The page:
Add by RSS Feed
Get the Android app
Get the iOS app
The World According To
Join us for conversations that illuminate the worldviews of amazing people, reveal how they developed their unique understandings, and explore how they envision the near future. What is TheWorldAccording.to/You?
Mar 12, 2021
The World According to Michael Coorlim
Michael Carychao: Welcome, Michael Coorlim. Can you tell us about your name? Michael Coorlim: Okay. Michael may be a name that you are familiar with: "Who is God?" Coorlim is from my grandfather, from the Greek, columbinus. When his family came over they shortened it to Coorlim. What are you drinking, by the way? Michael Carychao: Egyptian Licorice Mint Tea, which is soothing for my throat. When you describe yourself on your website, you describe yourself as, "an author who makes games aspiring to be a game developer who writes books." Michael Coorlim: Basically I've been doing both things for most of my life. Earlier with the writing, but since I was 12, I've also been making games. When I was young, I would pick up microcomputers at garage sales. I think my first was either a TSR- 80 or an Atari 400, I'm not sure which, but it came with BASIC. I would get those books from the library, you know, 101 Basic Programs. Michael Carychao: I had that same book. Michael Coorlim: For the listeners who may not be aware, they're basically line after line of code that you would type in. You'd come up with little games. I would challenge myself by seeing what kind of modifications I could make, what twists I could do to try to customize them a little bit, because I loved games. I had my first hand-me-down Atari 2600 from my uncle when I was a really young kid. Video games were always fascinating to me. It was much the same with writing. When I was real young, I would make stick man comics in notebooks, and then give them to my family members as gifts. But really when it comes down to it, I see myself as a storyteller and both books and games are just different formats through which story can be told—in a very different format, but it's all storytelling when you come down to it. Michael Carychao: So when you got that first Atari do you remember the cartridges that came with it? What did you get? What games were you playing? Michael Coorlim: One of my favorites was Combat, a simple two player tank game. Michael Carychao: Yeah, with all the different variations. Michael Coorlim: All the different variations. That was one of the interesting things about the 2600 was that the cartridges would often have multiple modes of the same game. There were switches on the console that you could use to switch between them. I was a big fan of Berserk. Michael Carychao: What was its tagline? There was something they kept on saying like, "intruder alert?" Michael Coorlim: "Intruder alert, intruder alert." Well, that was more the arcade. Michael Carychao: The stand-up arcade game. Michael Coorlim: The Atari version didn't have the innards to make a noise. But yeah, "The intruder has escaped. The human has escaped." And if you ran away without killing them, they would start calling you a chicken instead. So they would say, "The chicken has escaped." It was one of the first games with a digitized voice chip. I was also a big fan of Pitfall. Very, very good Activision game from David Crane. Michael Carychao: Which way would you go, right or left? Michael Coorlim: You're kind of supposed to go right, but I would go left. It was very interesting to me because you could go either way. That was very interesting to me as a kid. There's the lower levels with— Michael Carychao: With the scorpion. Michael Coorlim: With the scorpions and everything. Michael Carychao: Scary. Michael Coorlim: There were brick walls and I figured out a way where I could glitch through the brick wall and keep running. Michael Carychao: No way. How did you do that? Michael Coorlim: You just keep bumping into it and jumping into it a whole bunch. Eventually you'd go through the other side. Adventure was a lot of fun. That was the one where you're a little square cube running around and trying to avoid dragons that looked suspiciously like ducks. Michael Carychao: But that's all you'd need in those...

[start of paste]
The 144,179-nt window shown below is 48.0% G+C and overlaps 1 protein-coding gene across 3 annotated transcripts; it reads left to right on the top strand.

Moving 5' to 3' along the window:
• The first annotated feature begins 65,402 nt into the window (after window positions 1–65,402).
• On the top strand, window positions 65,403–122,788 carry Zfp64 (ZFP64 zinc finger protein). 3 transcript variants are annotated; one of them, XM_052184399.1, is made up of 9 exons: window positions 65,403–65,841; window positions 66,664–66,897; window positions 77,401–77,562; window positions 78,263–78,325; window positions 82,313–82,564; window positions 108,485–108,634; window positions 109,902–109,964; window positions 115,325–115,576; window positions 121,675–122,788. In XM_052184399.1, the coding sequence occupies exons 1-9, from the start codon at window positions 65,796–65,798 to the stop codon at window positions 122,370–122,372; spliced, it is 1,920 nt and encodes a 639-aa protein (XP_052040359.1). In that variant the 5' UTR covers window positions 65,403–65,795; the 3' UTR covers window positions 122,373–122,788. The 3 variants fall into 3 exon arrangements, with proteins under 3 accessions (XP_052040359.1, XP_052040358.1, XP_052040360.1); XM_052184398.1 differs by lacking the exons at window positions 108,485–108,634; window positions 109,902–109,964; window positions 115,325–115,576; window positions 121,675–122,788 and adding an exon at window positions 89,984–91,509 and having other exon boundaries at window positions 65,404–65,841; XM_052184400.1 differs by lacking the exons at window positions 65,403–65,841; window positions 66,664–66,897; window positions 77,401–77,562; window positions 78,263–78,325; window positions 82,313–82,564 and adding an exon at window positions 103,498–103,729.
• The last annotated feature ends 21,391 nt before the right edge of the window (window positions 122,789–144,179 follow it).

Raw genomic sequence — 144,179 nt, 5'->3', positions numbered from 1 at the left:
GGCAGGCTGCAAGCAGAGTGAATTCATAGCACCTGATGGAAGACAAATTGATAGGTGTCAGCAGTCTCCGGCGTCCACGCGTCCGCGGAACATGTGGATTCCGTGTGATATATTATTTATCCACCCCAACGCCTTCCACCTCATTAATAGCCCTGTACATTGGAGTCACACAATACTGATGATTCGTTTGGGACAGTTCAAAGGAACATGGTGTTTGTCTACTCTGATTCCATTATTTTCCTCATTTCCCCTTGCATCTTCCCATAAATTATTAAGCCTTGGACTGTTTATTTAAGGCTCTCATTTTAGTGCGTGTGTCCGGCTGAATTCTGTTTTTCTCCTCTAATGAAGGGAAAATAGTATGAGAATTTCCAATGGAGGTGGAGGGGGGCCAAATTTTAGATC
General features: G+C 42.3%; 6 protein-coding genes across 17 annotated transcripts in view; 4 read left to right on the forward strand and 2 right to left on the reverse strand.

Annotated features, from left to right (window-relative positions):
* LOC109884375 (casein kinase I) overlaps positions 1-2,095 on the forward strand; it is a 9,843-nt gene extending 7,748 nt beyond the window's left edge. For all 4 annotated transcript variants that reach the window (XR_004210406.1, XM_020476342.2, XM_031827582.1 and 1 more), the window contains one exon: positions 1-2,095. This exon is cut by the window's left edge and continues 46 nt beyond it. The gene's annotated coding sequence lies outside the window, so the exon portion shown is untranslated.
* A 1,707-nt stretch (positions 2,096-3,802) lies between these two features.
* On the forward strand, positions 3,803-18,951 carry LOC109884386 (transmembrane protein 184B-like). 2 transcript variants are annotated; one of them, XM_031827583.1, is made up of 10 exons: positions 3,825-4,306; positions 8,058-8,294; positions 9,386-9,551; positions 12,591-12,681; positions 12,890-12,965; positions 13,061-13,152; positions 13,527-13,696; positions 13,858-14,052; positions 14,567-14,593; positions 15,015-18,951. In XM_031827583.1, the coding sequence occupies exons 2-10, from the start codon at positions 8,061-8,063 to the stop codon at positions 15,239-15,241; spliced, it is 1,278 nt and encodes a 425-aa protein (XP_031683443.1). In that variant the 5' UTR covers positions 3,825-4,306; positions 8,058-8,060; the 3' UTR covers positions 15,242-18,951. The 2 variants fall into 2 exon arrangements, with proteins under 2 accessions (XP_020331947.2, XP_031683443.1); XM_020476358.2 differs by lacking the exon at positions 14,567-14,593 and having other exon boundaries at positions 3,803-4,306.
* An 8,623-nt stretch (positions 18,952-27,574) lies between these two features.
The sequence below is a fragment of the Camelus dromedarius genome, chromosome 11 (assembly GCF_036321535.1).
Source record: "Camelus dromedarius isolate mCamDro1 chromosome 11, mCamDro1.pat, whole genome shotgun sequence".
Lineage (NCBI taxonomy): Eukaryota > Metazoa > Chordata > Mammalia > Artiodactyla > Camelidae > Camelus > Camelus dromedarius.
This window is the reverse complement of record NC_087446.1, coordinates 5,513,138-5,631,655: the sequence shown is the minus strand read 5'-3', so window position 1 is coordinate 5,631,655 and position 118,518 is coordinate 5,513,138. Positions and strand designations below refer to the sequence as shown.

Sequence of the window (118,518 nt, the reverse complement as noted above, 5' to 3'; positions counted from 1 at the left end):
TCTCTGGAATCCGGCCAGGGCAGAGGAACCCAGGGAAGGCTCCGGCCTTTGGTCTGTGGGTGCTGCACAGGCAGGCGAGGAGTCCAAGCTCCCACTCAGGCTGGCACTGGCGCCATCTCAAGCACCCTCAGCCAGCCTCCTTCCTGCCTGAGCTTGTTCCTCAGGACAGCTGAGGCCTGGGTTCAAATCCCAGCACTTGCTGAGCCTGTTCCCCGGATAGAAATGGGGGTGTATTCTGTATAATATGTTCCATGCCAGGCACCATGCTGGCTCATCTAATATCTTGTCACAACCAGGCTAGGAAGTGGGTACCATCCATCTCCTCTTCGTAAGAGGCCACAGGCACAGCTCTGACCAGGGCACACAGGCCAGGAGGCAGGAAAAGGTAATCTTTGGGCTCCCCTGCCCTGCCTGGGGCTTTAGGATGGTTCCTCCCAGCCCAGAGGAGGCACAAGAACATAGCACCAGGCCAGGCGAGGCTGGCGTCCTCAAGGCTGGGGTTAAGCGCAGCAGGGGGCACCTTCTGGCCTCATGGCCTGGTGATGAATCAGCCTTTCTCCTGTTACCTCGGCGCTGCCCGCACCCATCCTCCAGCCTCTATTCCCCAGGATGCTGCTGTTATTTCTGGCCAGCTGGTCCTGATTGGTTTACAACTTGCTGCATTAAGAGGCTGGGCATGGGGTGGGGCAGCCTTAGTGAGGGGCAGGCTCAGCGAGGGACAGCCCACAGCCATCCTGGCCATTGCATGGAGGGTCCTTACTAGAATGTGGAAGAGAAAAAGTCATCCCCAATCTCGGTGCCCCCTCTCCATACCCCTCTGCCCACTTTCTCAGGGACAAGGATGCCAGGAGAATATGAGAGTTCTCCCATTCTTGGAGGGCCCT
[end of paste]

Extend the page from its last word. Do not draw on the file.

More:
1 hr 33 min
Feb 24, 2021
The World According to Donna Grosvenor